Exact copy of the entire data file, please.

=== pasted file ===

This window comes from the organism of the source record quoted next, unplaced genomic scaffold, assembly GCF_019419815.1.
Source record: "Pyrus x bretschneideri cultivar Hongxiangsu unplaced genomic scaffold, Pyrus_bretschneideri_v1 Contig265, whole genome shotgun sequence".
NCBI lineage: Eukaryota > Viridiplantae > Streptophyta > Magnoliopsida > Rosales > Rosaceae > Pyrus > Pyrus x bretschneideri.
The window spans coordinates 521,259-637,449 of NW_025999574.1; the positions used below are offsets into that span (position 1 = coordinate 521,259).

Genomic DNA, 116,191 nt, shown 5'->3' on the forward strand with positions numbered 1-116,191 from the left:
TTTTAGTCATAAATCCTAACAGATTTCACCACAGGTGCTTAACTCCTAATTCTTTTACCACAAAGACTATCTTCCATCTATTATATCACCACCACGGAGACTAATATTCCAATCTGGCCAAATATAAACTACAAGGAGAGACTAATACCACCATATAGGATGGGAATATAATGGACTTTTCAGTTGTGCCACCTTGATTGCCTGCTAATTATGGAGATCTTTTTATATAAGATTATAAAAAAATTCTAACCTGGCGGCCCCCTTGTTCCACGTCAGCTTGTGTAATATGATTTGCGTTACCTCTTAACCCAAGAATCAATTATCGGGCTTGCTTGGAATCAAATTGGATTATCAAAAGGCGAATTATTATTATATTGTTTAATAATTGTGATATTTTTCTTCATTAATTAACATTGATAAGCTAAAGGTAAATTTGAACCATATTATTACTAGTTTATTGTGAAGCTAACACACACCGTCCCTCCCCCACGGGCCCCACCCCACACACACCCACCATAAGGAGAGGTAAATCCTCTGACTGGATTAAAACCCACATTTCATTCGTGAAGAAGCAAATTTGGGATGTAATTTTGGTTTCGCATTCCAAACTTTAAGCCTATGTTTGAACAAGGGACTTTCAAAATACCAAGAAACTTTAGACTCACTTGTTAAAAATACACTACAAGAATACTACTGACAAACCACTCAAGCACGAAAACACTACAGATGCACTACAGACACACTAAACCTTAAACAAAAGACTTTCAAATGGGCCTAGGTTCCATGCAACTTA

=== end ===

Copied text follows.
This window comes from the organism of the source record quoted next, unplaced genomic scaffold, assembly GCF_019419815.1.
Source record: "Pyrus x bretschneideri cultivar Hongxiangsu unplaced genomic scaffold, Pyrus_bretschneideri_v1 Contig265, whole genome shotgun sequence".
NCBI lineage: Eukaryota > Viridiplantae > Streptophyta > Magnoliopsida > Rosales > Rosaceae > Pyrus > Pyrus x bretschneideri.
The window spans coordinates 521,259-637,449 of NW_025999574.1; the positions used below are offsets into that span (position 1 = coordinate 521,259).

Genomic DNA, 116,191 nt, shown 5'->3' on the forward strand with positions numbered 1-116,191 from the left:
TTTTAGTCATAAATCCTAACAGATTTCACCACAGGTGCTTAACTCCTAATTCTTTTACCACAAAGACTATCTTCCATCTATTATATCACCACCACGGAGACTAATATTCCAATCTGGCCAAATATAAACTACAAGGAGAGACTAATACCACCATATAGGATGGGAATATAATGGACTTTTCAGTTGTGCCACCTTGATTGCCTGCTAATTATGGAGATCTTTTTATATAAGATTATAAAAAAATTCTAACCTGGCGGCCCCCTTGTTCCACGTCAGCTTGTGTAATATGATTTGCGTTACCTCTTAACCCAAGAATCAATTATCGGGCTTGCTTGGAATCAAATTGGATTATCAAAAGGCGAATTATTATTATATTGTTTAATAATTGTGATATTTTTCTTCATTAATTAACATTGATAAGCTAAAGGTAAATTTGAACCATATTATTACTAGTTTATTGTGAAGCTAACACACACCGTCCCTCCCCCACGGGCCCCACCCCACACACACCCACCATAAGGAGAGGTAAATCCTCTGACTGGATTAAAACCCACATTTCATTCGTGAAGAAGCAAATTTGGGATGTAATTTTGGTTTCGCATTCCAAACTTTAAGCCTATGTTTGAACAAGGGACTTTCAAAATACCAAGAAACTTTAGACTCACTTGTTAAAAATACACTACAAGAATACTACTGACAAACCACTCAAGCACGAAAACACTACAGATGCACTACAGACACACTAAACCTTAAACAAAAGACTTTCAAATGGGCCTAGGTTCCATGCAACTTA